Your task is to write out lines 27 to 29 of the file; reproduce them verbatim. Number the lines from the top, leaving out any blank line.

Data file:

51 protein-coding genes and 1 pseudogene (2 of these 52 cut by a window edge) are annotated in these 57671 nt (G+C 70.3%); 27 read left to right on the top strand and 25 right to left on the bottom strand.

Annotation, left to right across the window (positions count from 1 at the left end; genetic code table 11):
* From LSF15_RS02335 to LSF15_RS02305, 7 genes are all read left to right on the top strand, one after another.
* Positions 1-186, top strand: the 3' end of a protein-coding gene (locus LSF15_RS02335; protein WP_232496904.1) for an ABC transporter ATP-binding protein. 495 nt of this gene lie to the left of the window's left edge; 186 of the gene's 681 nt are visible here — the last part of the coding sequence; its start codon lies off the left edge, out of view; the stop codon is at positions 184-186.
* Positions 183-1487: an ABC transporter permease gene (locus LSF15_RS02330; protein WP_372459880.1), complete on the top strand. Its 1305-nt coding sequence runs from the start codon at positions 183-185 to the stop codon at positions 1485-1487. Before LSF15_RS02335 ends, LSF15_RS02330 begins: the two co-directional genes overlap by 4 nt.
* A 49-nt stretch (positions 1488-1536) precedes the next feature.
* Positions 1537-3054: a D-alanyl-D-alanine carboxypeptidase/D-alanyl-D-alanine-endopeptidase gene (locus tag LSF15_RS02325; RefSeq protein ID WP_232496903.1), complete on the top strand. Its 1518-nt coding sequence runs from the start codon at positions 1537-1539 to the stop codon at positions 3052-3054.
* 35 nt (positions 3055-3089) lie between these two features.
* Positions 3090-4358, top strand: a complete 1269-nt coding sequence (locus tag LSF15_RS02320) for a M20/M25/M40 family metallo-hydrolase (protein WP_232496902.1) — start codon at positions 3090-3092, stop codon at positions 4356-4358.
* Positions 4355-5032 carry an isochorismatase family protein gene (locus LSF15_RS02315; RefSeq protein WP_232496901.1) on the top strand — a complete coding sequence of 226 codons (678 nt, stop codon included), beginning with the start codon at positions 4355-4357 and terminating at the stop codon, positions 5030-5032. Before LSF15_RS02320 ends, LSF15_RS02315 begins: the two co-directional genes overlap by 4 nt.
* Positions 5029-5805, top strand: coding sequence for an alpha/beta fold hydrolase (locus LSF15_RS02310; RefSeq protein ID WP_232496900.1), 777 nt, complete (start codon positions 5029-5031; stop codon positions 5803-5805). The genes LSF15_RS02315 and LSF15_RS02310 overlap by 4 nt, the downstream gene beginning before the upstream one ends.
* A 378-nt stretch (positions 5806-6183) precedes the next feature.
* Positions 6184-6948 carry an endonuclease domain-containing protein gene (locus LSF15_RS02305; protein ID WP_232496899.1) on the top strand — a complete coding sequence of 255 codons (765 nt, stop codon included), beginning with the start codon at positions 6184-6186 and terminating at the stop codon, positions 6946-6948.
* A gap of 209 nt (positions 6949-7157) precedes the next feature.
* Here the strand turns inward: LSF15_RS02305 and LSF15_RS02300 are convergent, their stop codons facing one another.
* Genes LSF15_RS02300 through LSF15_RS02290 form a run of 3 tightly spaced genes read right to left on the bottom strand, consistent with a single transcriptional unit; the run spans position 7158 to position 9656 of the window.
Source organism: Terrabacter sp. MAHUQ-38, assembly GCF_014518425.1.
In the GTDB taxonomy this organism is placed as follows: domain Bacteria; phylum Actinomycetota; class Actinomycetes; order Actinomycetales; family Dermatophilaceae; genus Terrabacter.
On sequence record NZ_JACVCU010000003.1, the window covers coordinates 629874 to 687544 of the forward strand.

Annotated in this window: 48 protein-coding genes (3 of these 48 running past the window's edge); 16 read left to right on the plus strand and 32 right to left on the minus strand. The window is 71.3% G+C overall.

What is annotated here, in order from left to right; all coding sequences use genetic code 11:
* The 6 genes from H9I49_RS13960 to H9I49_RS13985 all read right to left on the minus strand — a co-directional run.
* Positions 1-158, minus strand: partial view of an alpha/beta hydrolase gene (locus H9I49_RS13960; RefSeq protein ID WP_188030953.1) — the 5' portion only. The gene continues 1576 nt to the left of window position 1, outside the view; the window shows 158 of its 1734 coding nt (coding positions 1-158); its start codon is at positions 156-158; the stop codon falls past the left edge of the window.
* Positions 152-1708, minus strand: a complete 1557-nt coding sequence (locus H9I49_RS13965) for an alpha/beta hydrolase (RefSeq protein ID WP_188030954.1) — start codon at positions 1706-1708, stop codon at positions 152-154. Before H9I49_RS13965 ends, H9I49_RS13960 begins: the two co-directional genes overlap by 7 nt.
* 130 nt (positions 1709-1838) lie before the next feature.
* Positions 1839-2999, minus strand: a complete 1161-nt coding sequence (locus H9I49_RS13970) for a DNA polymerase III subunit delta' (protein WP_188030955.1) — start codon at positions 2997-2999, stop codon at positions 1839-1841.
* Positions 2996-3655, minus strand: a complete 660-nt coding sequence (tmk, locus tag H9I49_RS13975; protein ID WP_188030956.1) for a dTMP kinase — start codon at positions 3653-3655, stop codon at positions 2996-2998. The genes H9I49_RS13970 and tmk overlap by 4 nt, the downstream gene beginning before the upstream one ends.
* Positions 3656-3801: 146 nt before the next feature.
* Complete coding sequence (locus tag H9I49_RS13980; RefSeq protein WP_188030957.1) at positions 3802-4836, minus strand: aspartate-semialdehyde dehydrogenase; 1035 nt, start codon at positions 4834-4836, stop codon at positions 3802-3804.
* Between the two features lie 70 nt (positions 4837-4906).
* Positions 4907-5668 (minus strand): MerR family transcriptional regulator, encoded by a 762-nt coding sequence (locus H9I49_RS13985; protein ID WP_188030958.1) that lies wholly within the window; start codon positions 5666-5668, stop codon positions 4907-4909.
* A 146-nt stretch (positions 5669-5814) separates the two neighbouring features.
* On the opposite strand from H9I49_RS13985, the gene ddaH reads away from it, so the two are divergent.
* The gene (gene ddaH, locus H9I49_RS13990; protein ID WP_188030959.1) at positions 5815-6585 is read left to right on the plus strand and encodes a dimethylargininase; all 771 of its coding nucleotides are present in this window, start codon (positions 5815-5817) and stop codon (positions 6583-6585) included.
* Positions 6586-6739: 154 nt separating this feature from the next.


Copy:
* Positions 2996-3655, minus strand: a complete 660-nt coding sequence (tmk, locus tag H9I49_RS13975; protein ID WP_188030956.1) for a dTMP kinase — start codon at positions 3653-3655, stop codon at positions 2996-2998. The genes H9I49_RS13970 and tmk overlap by 4 nt, the downstream gene beginning before the upstream one ends.
* Positions 3656-3801: 146 nt before the next feature.
* Complete coding sequence (locus tag H9I49_RS13980; RefSeq protein WP_188030957.1) at positions 3802-4836, minus strand: aspartate-semialdehyde dehydrogenase; 1035 nt, start codon at positions 4834-4836, stop codon at positions 3802-3804.